An honest account is needed – an account which sets forth the basic facts – without equivocation, without puffery.

    When the “principles” state that “CIMI is committed to transparency in its work product and process”, it should be so (from the outset).

    When only ten organizations attending London were eligible to vote on the “principles and approach”, this should be stated explicitly. When there were unresolved differences (among the ten) on the specific “principles and approach”, this should be stated explicitly.

    When it is declared that “the group agreed on [CIMI] principles and approach” and a group of 22 organizations is listed, the clear inference is that all are in full agreement and that the individuals representing those organizations are authorized to make such commitment.

    Initially I thought perhaps facts surrounding the initial CIMI “public release” and the actual agreement on CIMI “principles and approach” were as obscure to you as to many of the rest of us (thus my suggestion for a “fact check”). Your subsequent posts suggest a much earlier and fuller awareness of the CIMI scheme.

    (Until your CIMI endorsement and our subsequent exchange, I had never before considered that the famed Gartner Hype Cycle could actually be a self-induced phenomena – complete with Gartner-employed hype-meisters.)

    Regards,

    Gary

  • 4 Wes Rishel   December 18, 2011 at 2:33 pm

    Since Gary has raised the issue of Gartner’s integrity, I feel the need to respond one more time.

    All of Gartner’s published research is peer reviewed, reviewed by management and reviewed again for any inflammatory tone. So, when I wrote about detailed clinical models in last year’s Hype Cycle I had to defend my analysis of the potential value and current market position to four other analysts, three of whom are involved in healthcare IT. Where I have a specific history in an area (for example in our ratings of HL7 work products) we frequently go a step further and have another analyst be the primary author of the note. Gartner clients who read the hype cycle may have noticed that each item is described using a very rigid template with concrete definitions of the the positions in the hype cycle, the current level of maturity of the technology and the potential value. This methodology enables the most objective creation and review of material possible given the futuristic nature of the topic.

    Gartner blogs are intended for the analysts to express their own opinions and participate in the rapid-fire conversation enabled by the Internet. The interactivity of these conversations often advances knowledge about topic, although it is never subject to the level of objective review associated with paid publications.

    Gartner blogs are free to all. They represent the opinion of the analyst not the official Gartner position.

    (Revised 18 Dec 15:08 GMT-8: A previous version of this reply had pointers to documents that are only available to internal Gartner users.)

  • 5 Gary Dickinson   December 18, 2011 at 5:15 pm

    Wes,

    Nice spiel to deflect the issues at hand. I hope your inside track at CIMI will elicit a forthright account.

    Regards,

    Gary

  • 6 Gary Dickinson   December 18, 2011 at 5:35 pm

    Wes,

    On further reflection and given that you perceived an “issue of Gartner’s integrity” in my previous comments…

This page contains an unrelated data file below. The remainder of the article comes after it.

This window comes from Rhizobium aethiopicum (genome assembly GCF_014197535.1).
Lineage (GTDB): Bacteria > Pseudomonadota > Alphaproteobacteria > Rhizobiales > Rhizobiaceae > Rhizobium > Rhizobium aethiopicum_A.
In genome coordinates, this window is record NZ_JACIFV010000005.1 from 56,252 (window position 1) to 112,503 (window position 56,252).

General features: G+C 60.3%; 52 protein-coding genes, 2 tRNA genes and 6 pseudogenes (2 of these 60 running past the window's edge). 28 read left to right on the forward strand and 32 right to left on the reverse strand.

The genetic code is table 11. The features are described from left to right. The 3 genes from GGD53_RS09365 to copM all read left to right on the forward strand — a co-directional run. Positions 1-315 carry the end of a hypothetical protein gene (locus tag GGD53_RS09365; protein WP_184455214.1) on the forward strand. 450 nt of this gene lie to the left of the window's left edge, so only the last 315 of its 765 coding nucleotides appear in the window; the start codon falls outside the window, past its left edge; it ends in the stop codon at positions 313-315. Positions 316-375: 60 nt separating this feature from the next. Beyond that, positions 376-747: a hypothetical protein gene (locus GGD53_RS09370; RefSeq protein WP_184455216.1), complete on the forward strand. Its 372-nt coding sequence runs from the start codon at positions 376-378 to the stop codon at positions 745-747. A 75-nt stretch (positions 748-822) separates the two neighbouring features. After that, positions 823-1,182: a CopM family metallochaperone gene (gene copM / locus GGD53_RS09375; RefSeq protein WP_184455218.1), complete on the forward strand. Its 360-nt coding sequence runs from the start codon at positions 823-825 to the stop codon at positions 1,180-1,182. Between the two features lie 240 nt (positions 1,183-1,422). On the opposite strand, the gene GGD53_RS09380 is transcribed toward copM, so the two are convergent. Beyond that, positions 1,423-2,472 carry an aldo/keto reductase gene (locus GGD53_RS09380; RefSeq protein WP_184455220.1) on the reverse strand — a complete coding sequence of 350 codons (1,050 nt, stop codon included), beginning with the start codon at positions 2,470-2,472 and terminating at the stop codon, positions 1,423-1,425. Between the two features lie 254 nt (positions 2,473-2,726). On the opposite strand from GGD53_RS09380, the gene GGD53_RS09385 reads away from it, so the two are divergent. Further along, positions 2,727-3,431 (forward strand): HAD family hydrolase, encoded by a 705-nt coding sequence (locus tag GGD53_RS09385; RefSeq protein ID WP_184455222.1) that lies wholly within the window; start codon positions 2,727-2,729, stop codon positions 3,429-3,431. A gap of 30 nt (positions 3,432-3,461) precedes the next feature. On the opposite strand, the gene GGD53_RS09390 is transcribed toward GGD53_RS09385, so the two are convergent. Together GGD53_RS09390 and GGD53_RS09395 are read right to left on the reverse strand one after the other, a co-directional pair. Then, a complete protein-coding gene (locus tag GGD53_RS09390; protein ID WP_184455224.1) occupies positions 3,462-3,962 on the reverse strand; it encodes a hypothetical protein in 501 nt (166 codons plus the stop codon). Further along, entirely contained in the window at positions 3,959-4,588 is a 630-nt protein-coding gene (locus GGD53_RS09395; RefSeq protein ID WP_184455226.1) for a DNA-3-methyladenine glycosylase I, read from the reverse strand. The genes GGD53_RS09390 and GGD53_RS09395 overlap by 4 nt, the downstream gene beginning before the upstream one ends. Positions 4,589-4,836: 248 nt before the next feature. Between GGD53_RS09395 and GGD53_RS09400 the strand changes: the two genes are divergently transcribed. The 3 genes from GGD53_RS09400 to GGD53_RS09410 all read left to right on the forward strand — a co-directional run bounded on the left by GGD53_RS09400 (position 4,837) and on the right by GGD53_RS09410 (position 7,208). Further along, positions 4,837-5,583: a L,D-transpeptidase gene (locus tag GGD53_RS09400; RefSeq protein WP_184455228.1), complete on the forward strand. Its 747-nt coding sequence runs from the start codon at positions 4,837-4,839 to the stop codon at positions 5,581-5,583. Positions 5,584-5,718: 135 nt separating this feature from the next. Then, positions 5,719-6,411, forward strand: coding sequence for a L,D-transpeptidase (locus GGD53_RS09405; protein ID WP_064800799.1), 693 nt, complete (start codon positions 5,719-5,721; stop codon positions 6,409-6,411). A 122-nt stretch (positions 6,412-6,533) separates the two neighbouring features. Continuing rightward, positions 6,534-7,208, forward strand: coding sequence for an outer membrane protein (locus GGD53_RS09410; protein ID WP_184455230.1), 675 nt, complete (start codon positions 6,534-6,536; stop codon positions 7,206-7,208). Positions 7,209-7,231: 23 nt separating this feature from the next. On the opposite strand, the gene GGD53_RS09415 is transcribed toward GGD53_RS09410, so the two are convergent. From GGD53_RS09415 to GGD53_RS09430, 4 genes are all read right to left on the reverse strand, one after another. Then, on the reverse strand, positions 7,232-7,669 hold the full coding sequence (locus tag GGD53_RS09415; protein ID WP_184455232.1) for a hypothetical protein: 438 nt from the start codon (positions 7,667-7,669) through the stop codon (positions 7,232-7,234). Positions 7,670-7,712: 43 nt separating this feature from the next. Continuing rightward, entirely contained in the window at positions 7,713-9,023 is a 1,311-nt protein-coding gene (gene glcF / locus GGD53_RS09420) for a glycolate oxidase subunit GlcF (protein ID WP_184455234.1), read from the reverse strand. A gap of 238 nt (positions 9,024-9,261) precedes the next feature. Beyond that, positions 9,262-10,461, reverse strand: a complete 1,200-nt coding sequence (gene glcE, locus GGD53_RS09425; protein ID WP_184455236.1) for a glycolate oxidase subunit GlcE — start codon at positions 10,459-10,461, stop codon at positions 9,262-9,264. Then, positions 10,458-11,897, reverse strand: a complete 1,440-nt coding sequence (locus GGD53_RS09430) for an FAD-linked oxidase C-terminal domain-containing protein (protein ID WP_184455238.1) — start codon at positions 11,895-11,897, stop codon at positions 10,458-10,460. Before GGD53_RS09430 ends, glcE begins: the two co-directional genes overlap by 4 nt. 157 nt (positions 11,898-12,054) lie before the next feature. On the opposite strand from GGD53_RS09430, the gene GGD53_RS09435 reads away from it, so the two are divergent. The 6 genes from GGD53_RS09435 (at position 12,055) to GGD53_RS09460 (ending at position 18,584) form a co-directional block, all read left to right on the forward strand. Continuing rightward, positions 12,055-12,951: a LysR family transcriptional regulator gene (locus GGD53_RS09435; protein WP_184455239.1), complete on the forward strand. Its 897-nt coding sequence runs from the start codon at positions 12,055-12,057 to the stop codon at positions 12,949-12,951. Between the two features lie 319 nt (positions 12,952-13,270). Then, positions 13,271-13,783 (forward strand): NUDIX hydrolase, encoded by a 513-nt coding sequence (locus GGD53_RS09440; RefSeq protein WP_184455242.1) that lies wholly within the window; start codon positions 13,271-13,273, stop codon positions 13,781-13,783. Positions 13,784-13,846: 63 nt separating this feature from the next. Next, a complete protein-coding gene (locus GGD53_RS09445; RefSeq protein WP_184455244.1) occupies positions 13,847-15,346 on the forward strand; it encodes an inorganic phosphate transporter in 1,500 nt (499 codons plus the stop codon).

I kind of thought Gartner would maintain a bright line between an analysis of industry trends and becoming an organ/trumpet to itself promote those trends – i.e., analyzing hype vs. promoting hype.

    Keep your blog up and Merry Christmas!!

    Regards,

    Gary

  • 7 Wes Rishel   December 18, 2011 at 6:01 pm

    Responding to Gary’s “Nice spiel to deflect the issues at hand.” I saw no reason to repeat the issues at hand since I addressed them before, but I will succumb.

    I am not aware of any consensus process that has been universally attended by all possible participants or resulted in a 100% concurrence of all attendees. I doubt that anyone who has participated in these processes understands these processes any differently.

    I can’t fathom why it would be surprising that there were some “weasel words” about the degree of participation. This method of deferral of some issues worked well for the Panama Canal Treaty and is certainly common in all agreements among organizations. I especially think the working was appropriate since I am advising SDOs and others to defer decisions about CIMI until there is some proof of the value.

    The main point, however, is that whatever happened in London each signatory received a final draft and individually requested that its name be affixed. This was accomplished within the last day before I published the information. Whatever deception that Gary is alluding to must be shared by all those organizations.

    However, Gary’s using the phrase “to deflect the issues at hand” leads me to add one more thought. We have two choices in blog-land: to discuss issues or devote time and space to procedures and the integrity of individuals and organizations. As Gary’s HL7 list server emails and comments on my blog have been entirely focused on the latter, I have to wonder if the comments don’t represent a deflection from the issues at hand.

    I would say the important issues at hand are

    Do detailed clinical models represent an important, currently unavailable resource for interoperability?
    Can CIMI get it together to produce “big gulp” of them?
    Can SDOs handle the methodology, governance and culture issues necessary to make use of the CIMI effort?

    I see that as I type this Gary has added yet another comment repeating the aspersion on Gartner. As there is nothing new there it is not necessary to repeat my reply.